Use unit normalization of the database in the name of consistency for it removes the individual norm of the data vectors, leaving only the fine structure of the vectors to quantify differences. Normalization is also required for comparison of angles and distances.

After the spectra of the database have been prepared, the individual spectra can be compared for unique spectral features. Now, the selection process can be initiated.

4. Ordering and Selection

The starting database needs to be examined to decide how many spectroscopic features/factors are expressed in this particular collection of protein spectra. Then the selection process should be applied to reduce the number of spectra to correspond to the number of primary factors. Choosing the number of spectra equal to the number of factors yields a unique fully determined mathematical solution, and sets the initialization of the algorithm.

To get a fully-determined, unique solution to D = BF, when taking D from the database, the number of CD spectra used must be equal to the number of primary structures to be determined. The question then arises: Can a technique be found that filters the CD spectra from the database to find those that are most useful? The answer is yes; the spectra will be those with the maximum information, i.e. those with the greatest spectral variability. At least three ways of selecting these spectra are apparent:

1) Take the inner-product (vector dot product) of all unit normalized spectra, pairwise over the database. This yields a symmetric square matrix with each element an average “cosine” between the two “vectors”. Sum the matrix elements by row (protein) to find the aggregate smallest value. This identifies the most diverse protein spectrum in the collection. Remove this protein, “number one” from further consideration by removing the corresponding elements of the inner-product matrix. Repeat this aggregate sum for the next smallest sum to indicate the next most diverse protein spectrum, “number two”. Continue the process until all spectra are ordered to the last two proteins. (Indeed, this is ordering independent vectors for orthogonalization).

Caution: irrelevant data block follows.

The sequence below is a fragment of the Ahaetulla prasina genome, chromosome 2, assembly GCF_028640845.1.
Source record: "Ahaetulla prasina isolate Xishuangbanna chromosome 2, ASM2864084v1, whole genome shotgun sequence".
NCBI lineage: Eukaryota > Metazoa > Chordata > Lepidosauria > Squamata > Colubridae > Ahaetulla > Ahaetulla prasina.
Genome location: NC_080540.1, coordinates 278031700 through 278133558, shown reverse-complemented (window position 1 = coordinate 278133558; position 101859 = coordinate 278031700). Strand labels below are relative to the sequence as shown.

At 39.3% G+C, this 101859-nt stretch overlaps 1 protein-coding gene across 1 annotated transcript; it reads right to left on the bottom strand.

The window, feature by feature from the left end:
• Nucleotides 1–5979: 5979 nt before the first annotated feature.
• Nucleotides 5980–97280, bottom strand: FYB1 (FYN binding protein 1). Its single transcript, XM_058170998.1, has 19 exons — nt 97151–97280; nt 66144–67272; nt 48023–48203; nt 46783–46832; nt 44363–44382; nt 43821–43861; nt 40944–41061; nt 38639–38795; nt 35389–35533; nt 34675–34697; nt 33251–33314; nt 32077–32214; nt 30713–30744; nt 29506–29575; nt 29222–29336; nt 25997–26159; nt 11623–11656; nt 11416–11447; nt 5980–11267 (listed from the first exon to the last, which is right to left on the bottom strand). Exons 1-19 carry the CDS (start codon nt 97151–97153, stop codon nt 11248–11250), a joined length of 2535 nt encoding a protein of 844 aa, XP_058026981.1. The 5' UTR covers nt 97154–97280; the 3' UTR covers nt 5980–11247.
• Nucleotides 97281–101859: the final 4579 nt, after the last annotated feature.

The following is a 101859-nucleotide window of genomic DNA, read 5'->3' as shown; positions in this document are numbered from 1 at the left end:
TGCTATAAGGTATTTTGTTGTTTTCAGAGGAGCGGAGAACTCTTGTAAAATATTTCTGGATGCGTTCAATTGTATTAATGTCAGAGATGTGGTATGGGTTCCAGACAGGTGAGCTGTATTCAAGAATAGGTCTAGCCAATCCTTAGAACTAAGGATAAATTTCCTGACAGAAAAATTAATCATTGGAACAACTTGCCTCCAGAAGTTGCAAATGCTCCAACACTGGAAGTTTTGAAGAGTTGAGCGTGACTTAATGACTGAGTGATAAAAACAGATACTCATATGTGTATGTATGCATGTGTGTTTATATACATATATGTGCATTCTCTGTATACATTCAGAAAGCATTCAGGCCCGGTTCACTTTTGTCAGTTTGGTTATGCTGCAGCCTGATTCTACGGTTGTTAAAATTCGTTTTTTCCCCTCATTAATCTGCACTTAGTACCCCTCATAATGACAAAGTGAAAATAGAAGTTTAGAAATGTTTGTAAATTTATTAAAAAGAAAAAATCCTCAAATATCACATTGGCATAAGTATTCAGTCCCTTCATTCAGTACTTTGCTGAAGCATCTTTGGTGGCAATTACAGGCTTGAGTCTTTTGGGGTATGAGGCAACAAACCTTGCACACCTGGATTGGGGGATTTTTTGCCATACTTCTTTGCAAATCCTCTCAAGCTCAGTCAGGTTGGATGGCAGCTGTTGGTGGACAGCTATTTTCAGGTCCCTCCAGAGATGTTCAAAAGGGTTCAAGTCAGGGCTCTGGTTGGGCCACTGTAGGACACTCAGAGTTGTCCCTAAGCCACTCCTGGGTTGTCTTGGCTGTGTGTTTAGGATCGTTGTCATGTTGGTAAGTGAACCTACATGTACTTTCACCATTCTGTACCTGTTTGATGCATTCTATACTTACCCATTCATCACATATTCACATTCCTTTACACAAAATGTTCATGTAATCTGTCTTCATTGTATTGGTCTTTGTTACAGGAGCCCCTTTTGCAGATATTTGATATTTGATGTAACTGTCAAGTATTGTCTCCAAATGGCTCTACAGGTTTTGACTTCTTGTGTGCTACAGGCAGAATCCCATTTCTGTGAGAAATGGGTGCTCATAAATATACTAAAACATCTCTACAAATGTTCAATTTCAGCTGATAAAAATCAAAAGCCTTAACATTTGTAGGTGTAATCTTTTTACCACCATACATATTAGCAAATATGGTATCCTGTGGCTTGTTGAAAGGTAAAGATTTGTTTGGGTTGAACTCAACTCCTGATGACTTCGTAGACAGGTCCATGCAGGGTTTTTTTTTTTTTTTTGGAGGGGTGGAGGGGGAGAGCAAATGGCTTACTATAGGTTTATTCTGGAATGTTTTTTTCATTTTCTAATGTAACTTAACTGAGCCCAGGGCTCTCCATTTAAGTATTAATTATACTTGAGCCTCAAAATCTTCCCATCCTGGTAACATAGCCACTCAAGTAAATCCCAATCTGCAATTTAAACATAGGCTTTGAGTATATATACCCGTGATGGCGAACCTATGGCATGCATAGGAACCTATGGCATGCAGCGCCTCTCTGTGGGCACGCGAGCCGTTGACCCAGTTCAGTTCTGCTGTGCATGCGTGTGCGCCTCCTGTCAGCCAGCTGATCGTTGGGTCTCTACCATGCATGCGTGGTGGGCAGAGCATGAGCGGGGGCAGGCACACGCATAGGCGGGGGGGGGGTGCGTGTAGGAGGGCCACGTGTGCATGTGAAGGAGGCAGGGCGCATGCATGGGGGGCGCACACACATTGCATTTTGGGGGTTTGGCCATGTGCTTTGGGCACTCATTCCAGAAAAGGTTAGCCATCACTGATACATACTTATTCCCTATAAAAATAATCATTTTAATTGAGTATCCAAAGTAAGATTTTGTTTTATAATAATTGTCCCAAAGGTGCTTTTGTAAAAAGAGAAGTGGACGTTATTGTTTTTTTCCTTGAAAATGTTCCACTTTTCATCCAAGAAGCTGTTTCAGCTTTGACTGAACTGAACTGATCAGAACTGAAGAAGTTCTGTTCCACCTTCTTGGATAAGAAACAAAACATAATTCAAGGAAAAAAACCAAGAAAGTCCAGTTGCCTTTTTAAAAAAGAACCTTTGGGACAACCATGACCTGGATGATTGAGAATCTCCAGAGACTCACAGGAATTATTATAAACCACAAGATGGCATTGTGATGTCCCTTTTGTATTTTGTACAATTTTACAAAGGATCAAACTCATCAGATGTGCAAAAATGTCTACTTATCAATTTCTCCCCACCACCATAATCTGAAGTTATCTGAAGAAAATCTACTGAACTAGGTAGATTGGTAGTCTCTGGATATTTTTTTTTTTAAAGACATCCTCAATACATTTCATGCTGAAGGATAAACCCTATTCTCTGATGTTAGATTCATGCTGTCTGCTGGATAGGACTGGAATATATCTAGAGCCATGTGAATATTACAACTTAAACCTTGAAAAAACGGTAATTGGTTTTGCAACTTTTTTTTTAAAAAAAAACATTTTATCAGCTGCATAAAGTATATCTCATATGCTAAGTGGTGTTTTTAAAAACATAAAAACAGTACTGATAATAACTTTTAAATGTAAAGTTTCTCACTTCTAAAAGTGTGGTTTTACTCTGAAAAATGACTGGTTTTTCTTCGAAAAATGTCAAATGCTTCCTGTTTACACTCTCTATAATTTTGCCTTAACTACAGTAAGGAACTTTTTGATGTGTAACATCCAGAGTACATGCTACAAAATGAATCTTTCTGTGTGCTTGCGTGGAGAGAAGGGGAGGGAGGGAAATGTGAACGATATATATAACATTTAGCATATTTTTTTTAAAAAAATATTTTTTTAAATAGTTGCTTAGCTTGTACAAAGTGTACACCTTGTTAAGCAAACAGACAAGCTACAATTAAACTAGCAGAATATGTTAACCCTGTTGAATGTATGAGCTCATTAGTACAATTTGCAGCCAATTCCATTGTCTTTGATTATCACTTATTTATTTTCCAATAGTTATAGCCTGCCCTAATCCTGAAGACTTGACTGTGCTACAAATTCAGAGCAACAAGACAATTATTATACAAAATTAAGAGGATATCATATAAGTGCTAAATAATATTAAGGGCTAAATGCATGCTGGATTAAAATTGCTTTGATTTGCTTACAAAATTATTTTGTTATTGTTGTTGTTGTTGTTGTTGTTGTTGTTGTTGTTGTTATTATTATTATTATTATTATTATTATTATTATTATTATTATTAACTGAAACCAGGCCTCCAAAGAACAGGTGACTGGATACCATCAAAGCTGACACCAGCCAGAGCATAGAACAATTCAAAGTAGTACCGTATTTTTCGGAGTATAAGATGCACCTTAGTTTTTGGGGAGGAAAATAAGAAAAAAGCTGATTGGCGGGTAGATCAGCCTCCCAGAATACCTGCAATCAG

2) Find the square difference calculation [13] (distance) for all pairs of unit normalized protein spectra to generate the symmetric square matrix. Again, use a process that selects the protein with the most aggregate diversity (largest sum, by row, of matrix elements). After it is selected and removed from the matrix continue the ordering process similar to 1). The selection process for 1) and 2) are equivalent.

3) Find the singular values derived by using Singular Value Decomposition (SVD) for all pairwise CD spectra over the database to create a symmetric square matrix whose elements contain a summary of the variances for the two singular values. Variance is equal to ratio of the maximum singular value squared to the sum of the squared singular values. When the components are nearly identical, one singular value is much smaller. When the components are most independent, the singular values are more nearly equal. Our SVD algorithm does not order the singular values. Thus, our treatment for selecting the aggregate most diverse protein was chosen to accommodate this. Again, the protein spectra are ordered in a similar way to processes 1) and 2) above. A subroutine was programmed to compute spectral ordering using these three processes on the database (CJDB). Examples obtained using these techniques are presented in the Results.